In death’s other kingdom
Waking alone
At the hour when we are
Trembling with tenderness
Lips that would kiss
Form prayers to broken stone.


The eyes are not here
There are no eyes here
In this valley of dying stars
In this hollow valley
This broken jaw of our lost kingdoms

In this last of meeting places
We grope together
And avoid speech
Gathered on this beach of the tumid river

Sightless, unless
The eyes reappear
As the perpetual star
Multifoliate rose
Of death’s twilight kingdom
The hope only
Of empty men.    

Here we go round the prickly pear
Prickly pear prickly pear
Here we go round the prickly pear
At five o’clock in the morning.

Between the idea
And the reality
Between the motion
And the act
Falls the Shadow
                                For Thine is the Kingdom
Between the conception
And the creation
Between the emotion
And the response
Falls the Shadow
                                Life is very long
Between the desire
And the spasm
Between the potency
And the existence
Between the essence
And the descent
Falls the Shadow
                   For Thine is the Kingdom
For Thine is
Life is
For Thine is the

This is the way the world ends
This is the way the world ends
This is the way the world ends
Not with a bang but a whimper.

North American Bear, by Charles Wright

Early November in the soul,
                                    a hard rain, and dusky gold
From the trees, late afternoon
Squint-light and heavy heart-weight.
It's always downleaf and dim.
A sixty-two-year-old, fallow-voiced, night-leaning man,
I stand at ease on the blank sidewalk.
Unhinder my habitat, starlight, make me insoluble;
Negative in my afterscape
                                    sidle the shadow across my mouth.
Random geometry of the stars,
                                    random word-strings,
As beautiful as the alphabet.
Or so I remember them,
                                    North American Bear,
Orion, Cassiopeia, and the Pleiades,
Stitching their syntax across the deep North Carolina sky
A half-century ago,
The lost language of summer nights, the inarticulate scroll
Of time
                                    pricked on its dark, celestial cylinder.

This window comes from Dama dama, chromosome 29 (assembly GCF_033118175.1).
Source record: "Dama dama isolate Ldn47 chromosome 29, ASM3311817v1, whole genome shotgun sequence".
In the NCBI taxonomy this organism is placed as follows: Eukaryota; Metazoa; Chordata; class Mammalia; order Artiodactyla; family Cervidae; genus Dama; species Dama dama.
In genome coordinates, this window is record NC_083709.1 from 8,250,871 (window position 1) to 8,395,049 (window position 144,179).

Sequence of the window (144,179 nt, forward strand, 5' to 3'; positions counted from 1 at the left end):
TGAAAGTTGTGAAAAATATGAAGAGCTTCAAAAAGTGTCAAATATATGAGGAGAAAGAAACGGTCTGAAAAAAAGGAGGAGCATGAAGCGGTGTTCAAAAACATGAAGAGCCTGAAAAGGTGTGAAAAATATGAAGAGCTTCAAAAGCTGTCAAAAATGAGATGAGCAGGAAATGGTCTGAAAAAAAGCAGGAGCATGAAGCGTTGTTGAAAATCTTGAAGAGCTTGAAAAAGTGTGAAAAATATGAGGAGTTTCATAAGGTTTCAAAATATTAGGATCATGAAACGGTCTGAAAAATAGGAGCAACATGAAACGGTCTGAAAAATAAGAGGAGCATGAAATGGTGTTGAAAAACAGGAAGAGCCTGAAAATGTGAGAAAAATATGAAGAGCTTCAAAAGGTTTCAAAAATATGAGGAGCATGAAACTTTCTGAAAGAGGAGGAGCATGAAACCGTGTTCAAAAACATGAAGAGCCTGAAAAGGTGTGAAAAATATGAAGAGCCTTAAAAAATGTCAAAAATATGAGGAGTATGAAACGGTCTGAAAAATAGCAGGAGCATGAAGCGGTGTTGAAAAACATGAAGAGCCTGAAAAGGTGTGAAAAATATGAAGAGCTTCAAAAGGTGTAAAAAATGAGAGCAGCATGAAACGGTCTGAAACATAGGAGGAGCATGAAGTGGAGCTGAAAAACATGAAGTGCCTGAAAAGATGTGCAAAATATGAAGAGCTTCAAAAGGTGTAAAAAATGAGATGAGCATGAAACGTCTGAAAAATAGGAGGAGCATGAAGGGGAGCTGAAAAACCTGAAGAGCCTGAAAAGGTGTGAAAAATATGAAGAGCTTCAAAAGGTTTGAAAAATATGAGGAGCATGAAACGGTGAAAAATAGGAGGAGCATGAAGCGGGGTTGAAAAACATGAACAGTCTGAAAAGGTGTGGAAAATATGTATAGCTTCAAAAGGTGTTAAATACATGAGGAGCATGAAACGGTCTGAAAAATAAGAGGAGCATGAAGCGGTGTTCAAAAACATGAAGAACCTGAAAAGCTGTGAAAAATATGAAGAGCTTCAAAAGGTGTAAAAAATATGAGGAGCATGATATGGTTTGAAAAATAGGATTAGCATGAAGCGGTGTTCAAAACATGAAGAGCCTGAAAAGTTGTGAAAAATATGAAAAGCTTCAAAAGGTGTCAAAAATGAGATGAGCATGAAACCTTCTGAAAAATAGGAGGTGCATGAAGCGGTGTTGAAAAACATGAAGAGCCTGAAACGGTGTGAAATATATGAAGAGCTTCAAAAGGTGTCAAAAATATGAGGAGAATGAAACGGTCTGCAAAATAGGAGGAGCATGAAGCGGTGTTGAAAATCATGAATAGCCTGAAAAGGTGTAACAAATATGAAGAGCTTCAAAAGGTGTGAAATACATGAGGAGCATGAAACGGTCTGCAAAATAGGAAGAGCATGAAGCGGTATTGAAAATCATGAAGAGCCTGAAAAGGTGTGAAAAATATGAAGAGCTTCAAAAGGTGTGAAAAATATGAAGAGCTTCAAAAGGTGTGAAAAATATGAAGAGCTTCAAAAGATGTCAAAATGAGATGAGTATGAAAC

What is it about the stars we can't shake?
                                    What pulse, what tide drop
Pulls us like vertigo upward, what
Height-like reversal urges us towards their clear deeps?
Tonight, for instance,
Something is turning behind my eyes,
                                    something unwept, something unnamable
Spinning its line out.
Who is to say the hijacked heart has not returned to its cage?
Who is to say some angel has not
                                    breathed in my ear?
I walk in the chill of the late autumn night
                                    like Orpheus,
Thinking my song, anxious to look back,
My vanished life an ornament, a drifting cloud, behind me,
A soft, ashen transcendence
Buried and resurrected once, then time and again.
The sidewalk unrolls like a deep sleep.
Above me the stars, stern stars,
Uncover their faces.
                                    No heartbeat on my heels, no footfall.
Some of these star fires must surely be ash by now.
I dawdle outside in the backyard,
Humming old songs that no one cares about anymore.
The hat of darkness tilts the night sky,
Inch by inch, foot by black foot,
                                    over the Blue Ridge.
How bright the fire of the world was, I think to myself
Before white hair and the ash of days.
I gaze at the constellations,
                                    forgetting whatever it was I had to say.
The sidewalk again, unrolling grey and away. 9 p.m.
A cold wind from the far sky.
There is a final solitude I haven’t arrived at yet,
Weariness like a dust in my throat.
                                    I simmer inside its outline,
However, and feel safe, as the stars spill by, for one more night
Like some medieval journeyman enfrescoed with his poem in his hand,
Heaven remaining in my neighborhood.
And like him, too, with something red and inviolate
                                    under my feet.

Ulysses, by Alfred Lord Tennyson

I am a part of all that I have met;
Yet all experience is an arch wherethrough 
Gleams that untravelled world, whose margin fades 
For ever and for ever when I move. 
How dull it is to pause, to make an end, 
To rust unburnished, not to shine in use!

Death closes all: but something ere the end, 
Some work of noble note, may yet be done,

Come, my friends, 
'Tis not too late to seek a newer world.

Though much is taken, much abides; and though 
We are not now that strength which in old days 
Moved earth and heaven; that which we are, we are; 
One equal temper of heroic hearts, 
Made weak by time and fate, but strong in will 
To strive, to seek, to find, and not to yield.